Continuous duty application
The achievable energy savings from one energy efficiency class to the next higher are about 15 to 20% reduction in the losses. The payback time of extra investment costs related to high or premium efficient motors can easily be calculated taking the overall motor efficiency and energy cost into account.
The following diagram illustrates the energy savings in percent of the consumed electrical energy of the motor in relation to the rated motor output power when upgrading from a lower IE class to a higher one.
Saved Energy Consumption 50 Hz [% of Input Energy]
IE1 to IE2 IE1 to IE3 IE1 to IE4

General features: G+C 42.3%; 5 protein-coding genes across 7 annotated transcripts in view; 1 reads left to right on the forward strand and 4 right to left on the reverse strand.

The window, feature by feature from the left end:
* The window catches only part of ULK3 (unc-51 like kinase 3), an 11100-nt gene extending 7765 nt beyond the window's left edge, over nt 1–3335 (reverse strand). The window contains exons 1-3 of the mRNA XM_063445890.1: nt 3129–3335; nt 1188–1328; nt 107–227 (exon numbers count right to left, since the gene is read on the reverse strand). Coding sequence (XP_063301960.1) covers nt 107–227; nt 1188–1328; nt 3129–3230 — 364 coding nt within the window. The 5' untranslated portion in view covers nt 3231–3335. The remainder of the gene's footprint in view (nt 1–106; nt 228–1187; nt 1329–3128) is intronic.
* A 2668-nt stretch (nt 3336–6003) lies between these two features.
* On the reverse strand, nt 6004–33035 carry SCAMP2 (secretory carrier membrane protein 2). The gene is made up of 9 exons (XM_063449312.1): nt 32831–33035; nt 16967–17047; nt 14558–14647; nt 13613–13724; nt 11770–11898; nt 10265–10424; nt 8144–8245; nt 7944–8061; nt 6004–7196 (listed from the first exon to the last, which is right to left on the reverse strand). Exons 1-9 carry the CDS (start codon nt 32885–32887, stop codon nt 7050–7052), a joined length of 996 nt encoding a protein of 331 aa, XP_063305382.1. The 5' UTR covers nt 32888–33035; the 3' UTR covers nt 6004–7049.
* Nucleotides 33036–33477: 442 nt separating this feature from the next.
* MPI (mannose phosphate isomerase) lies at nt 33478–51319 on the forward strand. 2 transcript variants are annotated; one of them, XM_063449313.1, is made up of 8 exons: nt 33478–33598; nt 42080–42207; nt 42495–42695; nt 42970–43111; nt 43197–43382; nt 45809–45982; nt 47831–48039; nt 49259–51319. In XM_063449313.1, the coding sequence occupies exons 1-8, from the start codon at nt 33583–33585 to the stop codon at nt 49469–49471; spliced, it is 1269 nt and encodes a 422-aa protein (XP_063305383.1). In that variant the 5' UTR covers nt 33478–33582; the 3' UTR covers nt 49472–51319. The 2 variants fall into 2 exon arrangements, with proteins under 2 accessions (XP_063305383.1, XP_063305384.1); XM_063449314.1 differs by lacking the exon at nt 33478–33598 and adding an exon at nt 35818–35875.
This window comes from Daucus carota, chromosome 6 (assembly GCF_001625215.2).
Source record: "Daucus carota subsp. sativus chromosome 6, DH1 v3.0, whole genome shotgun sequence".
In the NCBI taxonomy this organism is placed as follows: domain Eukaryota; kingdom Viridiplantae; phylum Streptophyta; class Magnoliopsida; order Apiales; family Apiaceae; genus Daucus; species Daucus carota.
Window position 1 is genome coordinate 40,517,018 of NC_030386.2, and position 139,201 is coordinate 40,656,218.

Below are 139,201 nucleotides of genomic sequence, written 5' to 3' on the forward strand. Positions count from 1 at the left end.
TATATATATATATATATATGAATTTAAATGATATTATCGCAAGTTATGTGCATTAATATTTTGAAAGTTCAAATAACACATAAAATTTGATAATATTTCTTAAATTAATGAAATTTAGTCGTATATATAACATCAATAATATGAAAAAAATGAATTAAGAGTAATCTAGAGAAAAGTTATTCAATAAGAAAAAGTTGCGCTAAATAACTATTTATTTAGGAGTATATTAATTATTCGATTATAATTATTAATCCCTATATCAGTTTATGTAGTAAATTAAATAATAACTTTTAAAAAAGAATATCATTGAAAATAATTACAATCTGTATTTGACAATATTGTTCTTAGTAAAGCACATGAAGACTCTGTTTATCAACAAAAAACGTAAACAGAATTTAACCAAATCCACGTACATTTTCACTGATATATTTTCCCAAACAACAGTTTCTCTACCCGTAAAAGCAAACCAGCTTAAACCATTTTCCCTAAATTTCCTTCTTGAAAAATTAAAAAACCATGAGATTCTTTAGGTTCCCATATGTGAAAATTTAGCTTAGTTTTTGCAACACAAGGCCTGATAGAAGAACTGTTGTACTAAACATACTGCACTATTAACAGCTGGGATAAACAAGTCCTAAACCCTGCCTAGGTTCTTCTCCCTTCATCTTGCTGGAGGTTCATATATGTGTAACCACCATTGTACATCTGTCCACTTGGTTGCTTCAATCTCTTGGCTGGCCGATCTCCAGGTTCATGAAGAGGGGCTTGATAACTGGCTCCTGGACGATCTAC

10 Rated Motor Power [kW]
Potential energy savings by improvement of efficiency-classes
An injection of DC into the stator windings will create a retarding torque to bring the motor to a stop. The highest braking torque is typically reached at a speed of 10 to 20% of rated speed. If full-load current is applied in DC injection braking, the time should be limited to 5 minutes per hour without consulting the motor manufacturer. It is recommended that the motor have over-temperature protection.
During DC injection braking motor heating takes place approximately proportional to the square of the current while applied. This heating (energy dissipation) must be included in the duty cycle analysis for intermittent duty applications.
Applications involving load cycling
Some applications require running at some load for a period of time followed by a period during which no useful work is being done by the driven machine. In this case energy could be saved by stopping and de-energizing the motor and restarting it at the beginning of the next load period.